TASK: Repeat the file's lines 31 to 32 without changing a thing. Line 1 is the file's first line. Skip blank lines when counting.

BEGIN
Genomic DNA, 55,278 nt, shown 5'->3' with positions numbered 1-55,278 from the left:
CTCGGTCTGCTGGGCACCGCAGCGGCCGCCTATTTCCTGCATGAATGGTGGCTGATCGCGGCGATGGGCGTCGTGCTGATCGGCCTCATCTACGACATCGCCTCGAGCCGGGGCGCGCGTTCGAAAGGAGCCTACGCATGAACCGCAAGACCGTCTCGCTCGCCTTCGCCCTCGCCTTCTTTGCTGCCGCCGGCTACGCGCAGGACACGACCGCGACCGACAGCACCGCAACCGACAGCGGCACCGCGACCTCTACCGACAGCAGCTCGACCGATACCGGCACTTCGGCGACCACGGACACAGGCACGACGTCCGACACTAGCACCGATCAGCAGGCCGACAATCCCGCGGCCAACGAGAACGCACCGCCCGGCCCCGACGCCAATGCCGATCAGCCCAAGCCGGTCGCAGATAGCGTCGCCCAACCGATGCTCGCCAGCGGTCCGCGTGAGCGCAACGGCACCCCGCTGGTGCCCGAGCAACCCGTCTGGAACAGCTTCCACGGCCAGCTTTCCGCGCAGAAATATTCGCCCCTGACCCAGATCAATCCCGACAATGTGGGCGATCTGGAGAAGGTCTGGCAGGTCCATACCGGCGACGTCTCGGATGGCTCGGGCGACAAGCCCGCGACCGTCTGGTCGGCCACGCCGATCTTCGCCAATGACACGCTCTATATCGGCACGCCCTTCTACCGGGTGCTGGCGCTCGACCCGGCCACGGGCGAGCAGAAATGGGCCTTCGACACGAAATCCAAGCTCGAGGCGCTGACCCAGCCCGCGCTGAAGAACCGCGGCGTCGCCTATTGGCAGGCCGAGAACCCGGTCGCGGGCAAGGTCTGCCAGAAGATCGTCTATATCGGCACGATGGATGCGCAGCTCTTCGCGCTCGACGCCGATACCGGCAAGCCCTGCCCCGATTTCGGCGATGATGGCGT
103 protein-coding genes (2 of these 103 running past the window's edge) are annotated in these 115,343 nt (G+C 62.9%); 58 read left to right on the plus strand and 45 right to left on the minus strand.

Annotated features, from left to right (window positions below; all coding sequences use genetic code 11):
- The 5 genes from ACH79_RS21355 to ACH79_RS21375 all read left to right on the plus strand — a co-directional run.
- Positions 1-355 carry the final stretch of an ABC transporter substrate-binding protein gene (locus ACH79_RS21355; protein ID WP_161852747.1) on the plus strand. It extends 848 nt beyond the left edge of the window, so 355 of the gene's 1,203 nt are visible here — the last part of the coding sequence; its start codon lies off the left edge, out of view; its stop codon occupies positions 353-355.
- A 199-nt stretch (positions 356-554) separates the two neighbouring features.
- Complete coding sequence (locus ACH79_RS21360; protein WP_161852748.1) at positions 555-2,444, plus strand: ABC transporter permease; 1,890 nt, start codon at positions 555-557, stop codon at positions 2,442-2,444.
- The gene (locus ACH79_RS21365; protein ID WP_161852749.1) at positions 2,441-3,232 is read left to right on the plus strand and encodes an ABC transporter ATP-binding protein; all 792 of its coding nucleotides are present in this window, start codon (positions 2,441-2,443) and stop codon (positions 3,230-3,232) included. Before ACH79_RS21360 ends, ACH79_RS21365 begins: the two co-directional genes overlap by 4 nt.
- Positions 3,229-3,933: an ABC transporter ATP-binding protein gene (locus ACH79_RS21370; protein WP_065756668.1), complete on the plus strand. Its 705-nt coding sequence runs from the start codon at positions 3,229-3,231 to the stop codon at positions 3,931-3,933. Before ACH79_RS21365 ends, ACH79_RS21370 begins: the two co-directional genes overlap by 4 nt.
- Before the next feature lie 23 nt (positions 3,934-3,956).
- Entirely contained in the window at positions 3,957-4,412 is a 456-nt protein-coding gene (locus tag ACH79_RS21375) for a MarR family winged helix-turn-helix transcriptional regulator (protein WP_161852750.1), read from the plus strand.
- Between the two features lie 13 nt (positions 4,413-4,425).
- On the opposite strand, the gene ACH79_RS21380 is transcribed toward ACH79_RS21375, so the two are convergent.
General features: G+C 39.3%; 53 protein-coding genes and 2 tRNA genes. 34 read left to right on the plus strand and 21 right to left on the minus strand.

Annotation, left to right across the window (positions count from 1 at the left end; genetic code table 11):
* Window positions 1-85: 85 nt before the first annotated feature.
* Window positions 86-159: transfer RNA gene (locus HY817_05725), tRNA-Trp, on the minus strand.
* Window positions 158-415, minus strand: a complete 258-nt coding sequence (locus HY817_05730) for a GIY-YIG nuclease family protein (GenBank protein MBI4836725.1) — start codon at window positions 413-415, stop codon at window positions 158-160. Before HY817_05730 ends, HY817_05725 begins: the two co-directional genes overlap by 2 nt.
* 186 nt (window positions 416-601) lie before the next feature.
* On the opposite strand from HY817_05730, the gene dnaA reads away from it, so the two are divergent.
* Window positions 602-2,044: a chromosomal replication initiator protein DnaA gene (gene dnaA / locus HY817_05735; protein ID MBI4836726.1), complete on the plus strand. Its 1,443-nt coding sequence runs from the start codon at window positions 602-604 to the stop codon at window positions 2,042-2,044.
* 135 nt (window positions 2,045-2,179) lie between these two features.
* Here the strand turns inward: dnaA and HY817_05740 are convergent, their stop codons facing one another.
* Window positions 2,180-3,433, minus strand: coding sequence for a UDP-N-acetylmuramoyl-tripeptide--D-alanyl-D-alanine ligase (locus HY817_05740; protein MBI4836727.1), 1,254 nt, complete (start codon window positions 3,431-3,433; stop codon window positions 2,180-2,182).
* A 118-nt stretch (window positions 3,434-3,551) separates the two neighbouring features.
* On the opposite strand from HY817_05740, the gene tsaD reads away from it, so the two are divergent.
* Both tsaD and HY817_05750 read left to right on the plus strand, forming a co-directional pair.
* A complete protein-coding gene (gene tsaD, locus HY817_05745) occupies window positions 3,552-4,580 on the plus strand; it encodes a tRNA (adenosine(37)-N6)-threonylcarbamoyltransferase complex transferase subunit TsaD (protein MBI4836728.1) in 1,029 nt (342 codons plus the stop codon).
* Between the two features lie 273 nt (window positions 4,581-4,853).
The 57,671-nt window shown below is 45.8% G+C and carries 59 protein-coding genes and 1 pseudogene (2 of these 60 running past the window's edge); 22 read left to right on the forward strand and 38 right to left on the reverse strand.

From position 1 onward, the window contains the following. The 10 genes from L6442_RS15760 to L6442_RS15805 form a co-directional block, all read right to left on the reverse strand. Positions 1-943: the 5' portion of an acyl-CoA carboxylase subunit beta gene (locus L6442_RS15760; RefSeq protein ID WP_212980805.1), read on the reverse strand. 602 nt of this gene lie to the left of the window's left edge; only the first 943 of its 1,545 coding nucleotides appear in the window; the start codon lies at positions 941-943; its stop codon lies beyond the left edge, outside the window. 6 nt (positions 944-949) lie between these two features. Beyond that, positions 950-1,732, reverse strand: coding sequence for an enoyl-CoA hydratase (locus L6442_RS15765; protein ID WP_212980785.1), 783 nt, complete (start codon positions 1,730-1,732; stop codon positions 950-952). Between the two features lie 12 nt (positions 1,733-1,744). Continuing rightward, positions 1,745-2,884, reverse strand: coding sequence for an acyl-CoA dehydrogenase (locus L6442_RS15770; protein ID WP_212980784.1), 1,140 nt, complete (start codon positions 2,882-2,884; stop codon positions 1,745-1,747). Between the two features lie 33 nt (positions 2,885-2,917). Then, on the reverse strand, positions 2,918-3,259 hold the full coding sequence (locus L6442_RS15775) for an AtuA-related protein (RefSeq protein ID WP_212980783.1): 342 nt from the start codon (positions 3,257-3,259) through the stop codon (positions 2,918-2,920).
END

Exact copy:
The 57,671-nt window shown below is 45.8% G+C and carries 59 protein-coding genes and 1 pseudogene (2 of these 60 running past the window's edge); 22 read left to right on the forward strand and 38 right to left on the reverse strand.

From position 1 onward, the window contains the following. The 10 genes from L6442_RS15760 to L6442_RS15805 form a co-directional block, all read right to left on the reverse strand. Positions 1-943: the 5' portion of an acyl-CoA carboxylase subunit beta gene (locus L6442_RS15760; RefSeq protein ID WP_212980805.1), read on the reverse strand. 602 nt of this gene lie to the left of the window's left edge; only the first 943 of its 1,545 coding nucleotides appear in the window; the start codon lies at positions 941-943; its stop codon lies beyond the left edge, outside the window. 6 nt (positions 944-949) lie between these two features. Beyond that, positions 950-1,732, reverse strand: coding sequence for an enoyl-CoA hydratase (locus L6442_RS15765; protein ID WP_212980785.1), 783 nt, complete (start codon positions 1,730-1,732; stop codon positions 950-952). Between the two features lie 12 nt (positions 1,733-1,744). Continuing rightward, positions 1,745-2,884, reverse strand: coding sequence for an acyl-CoA dehydrogenase (locus L6442_RS15770; protein ID WP_212980784.1), 1,140 nt, complete (start codon positions 2,882-2,884; stop codon positions 1,745-1,747). Between the two features lie 33 nt (positions 2,885-2,917). Then, on the reverse strand, positions 2,918-3,259 hold the full coding sequence (locus L6442_RS15775) for an AtuA-related protein (RefSeq protein ID WP_212980783.1): 342 nt from the start codon (positions 3,257-3,259) through the stop codon (positions 2,918-2,920).